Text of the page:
# Federgraph Formula

## The formula of Sample 1

The Federgraph application does not only plot Betrag, Richtung, and Energie, but also something like abs(u), even if this is just for fun. Sample 1 in the Federgraph application uses the formula shown in the following image.

The formula above is given in Maple syntax.

## Using an old version of Maple

*The monument of Federgraph ancestors:*

The image shows that the sample can be recreated in the old 16 bit student version of Maple, which I used back in 1994.

## Using a current version of Maxima

Maxima is a free program you can use to prove it; just copy and paste the text out of the following preformatted paragraph into Maxima:

/* Establish the Federgraph formula */ a1: (x-x1)^2 + (y-y1)^2$ a2: (x-x2)^2 + (y-y2)^2$ a3: (x-x3)^2 + (y-y3)^2$ t1: sqrt(a1)$ t2: sqrt(a2)$ t3: sqrt(a3)$ b1: t2 * t3 * (t1-l1) * k1$ b2: t1 * t3 * (t2-l2) * k2$ b3: t1 * t2 * (t3-l3) * k3$ u1: b1 * (x-x1)$ u2: b2 * (x-x2)$ u3: b3 * (x-x3)$ u: u1 + u2 + u3$ /* scale and make absolute */ f: abs(u / 1000000)$ /* provide concrete values */ x1: 65$ x2:-65$ x3: 0$ y1: 65$ y2: 65$ y3:-65$ l1: 90$ l2: 90$ l3: 90$ k1: 1$ k2: 1$ k3: 1$ /* and plot */ plot3d(f, [x,-150,150], [y,-150,150], [z,0,50], [plot_format,gnuplot]);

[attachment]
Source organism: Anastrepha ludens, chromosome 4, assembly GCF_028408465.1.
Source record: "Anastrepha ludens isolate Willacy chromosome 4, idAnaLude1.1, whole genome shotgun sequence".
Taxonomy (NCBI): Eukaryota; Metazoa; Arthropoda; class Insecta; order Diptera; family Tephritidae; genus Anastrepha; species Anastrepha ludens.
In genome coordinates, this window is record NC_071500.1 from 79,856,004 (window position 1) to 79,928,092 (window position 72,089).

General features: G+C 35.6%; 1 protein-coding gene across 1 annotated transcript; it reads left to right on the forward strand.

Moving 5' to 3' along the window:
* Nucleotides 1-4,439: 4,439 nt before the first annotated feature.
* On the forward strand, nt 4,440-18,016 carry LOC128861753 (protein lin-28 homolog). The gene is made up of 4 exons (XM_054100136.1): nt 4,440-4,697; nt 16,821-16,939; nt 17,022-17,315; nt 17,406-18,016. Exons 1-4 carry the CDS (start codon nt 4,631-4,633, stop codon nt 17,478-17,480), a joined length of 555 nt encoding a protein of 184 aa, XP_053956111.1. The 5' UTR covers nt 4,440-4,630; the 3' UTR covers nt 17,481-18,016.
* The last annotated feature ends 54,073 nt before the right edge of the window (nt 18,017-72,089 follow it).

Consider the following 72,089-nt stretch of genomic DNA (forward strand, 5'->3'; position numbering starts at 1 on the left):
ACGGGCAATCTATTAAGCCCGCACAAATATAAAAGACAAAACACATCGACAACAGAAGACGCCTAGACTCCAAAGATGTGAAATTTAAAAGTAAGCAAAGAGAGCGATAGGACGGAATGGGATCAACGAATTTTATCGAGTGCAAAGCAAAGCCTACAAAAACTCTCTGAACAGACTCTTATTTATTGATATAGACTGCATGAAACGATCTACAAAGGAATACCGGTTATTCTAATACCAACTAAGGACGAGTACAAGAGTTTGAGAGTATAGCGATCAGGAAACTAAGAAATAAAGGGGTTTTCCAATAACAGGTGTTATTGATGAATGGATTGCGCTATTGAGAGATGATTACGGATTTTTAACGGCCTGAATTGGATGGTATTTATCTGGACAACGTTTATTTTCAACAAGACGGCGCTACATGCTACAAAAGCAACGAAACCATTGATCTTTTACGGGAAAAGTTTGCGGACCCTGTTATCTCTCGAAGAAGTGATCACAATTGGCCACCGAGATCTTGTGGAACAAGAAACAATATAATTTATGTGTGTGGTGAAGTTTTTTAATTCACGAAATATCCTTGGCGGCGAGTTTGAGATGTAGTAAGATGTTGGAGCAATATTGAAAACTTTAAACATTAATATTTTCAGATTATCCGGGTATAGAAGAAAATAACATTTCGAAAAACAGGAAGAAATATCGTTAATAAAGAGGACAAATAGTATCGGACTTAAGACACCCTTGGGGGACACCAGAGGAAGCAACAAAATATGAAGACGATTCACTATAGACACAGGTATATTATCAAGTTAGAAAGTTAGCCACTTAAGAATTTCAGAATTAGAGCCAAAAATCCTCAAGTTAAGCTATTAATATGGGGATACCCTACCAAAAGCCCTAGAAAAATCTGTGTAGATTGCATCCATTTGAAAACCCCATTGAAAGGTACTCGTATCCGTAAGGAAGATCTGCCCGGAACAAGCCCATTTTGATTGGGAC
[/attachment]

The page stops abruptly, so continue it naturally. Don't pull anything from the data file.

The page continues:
The image above is a screenshot of the gnuplot output.

## Using Mathematica

This will work on the Raspberry Pi where Mathematica is a free download.

(* Clear *) ClearAll[x1, x2, x3] ClearAll[y1, y2, y3] ClearAll[l1, l2, l3] ClearAll[k1, k2, k3] (* Establish the Federgraph formula *) a1=(x-x1)^2+(y-y1)^2; a2=(x-x2)^2+(y-y2)^2; a3=(x-x3)^2+(y-y3)^2; t1=Sqrt[a1]; t2=Sqrt[a2]; t3=Sqrt[a3]; b1=t2*t3*(t1-l1)*k1; b2=t1*t3*(t2-l2)*k2; b3=t1*t2*(t3-l3)*k3; u1=b1*(x-x1); u2=b2*(x-x2); u3=b3*(x-x3); u=u1+u2+u3; (*scale and make absolute*) f= Abs[u/1000000] (*provide concrete values*) x1=65; x2=-65; x3=0; y1=65; y2=65; y3=-65; l1=90; l2=90; l3=90; k1=1; k2=1; k3=1; (*and plot*) Plot3D[f,{x,-150,150},{y,-150,150}, PlotRange -> {0, 50}]

## Using Sage

# provide concrete values x1=65; x2=-65; x3=0 y1=65; y2= 65; y3=-65; l1=90; l2= 90; l3= 90; k1= 1; k2= 1; k3= 1; # establish the Federgraph formula x, y = var('x,y') a1=(x-x1)^2+(y-y1)^2; a2=(x-x2)^2+(y-y2)^2; a3=(x-x3)^2+(y-y3)^2; t1=sqrt(a1); t2=sqrt(a2); t3=sqrt(a3); b1=t2*t3*(t1-l1)*k1; b2=t1*t3*(t2-l2)*k2; b3=t1*t2*(t3-l3)*k3; u1=b1*(x-x1); u2=b2*(x-x2); u3=b3*(x-x3); u=u1+u2+u3; # scale and make absolute f= abs(u/1000000) def g(x, y): temp = f(x, y) if temp > 50: temp = 50 if temp < 0: temp = 0 return temp # and plot plot3d(g, (x,-150,150), (y,-150,150) )

## Other tools used?

I like to look at recreations of the creature, make sure you mention @federgraph on instagram.

## 21st century X-Eyes

If you change the texture parameters, Federgraph rolls with its eyes. It may be seen as a modern age (GPU intensive) alternative to X-Eyes, which you must see live!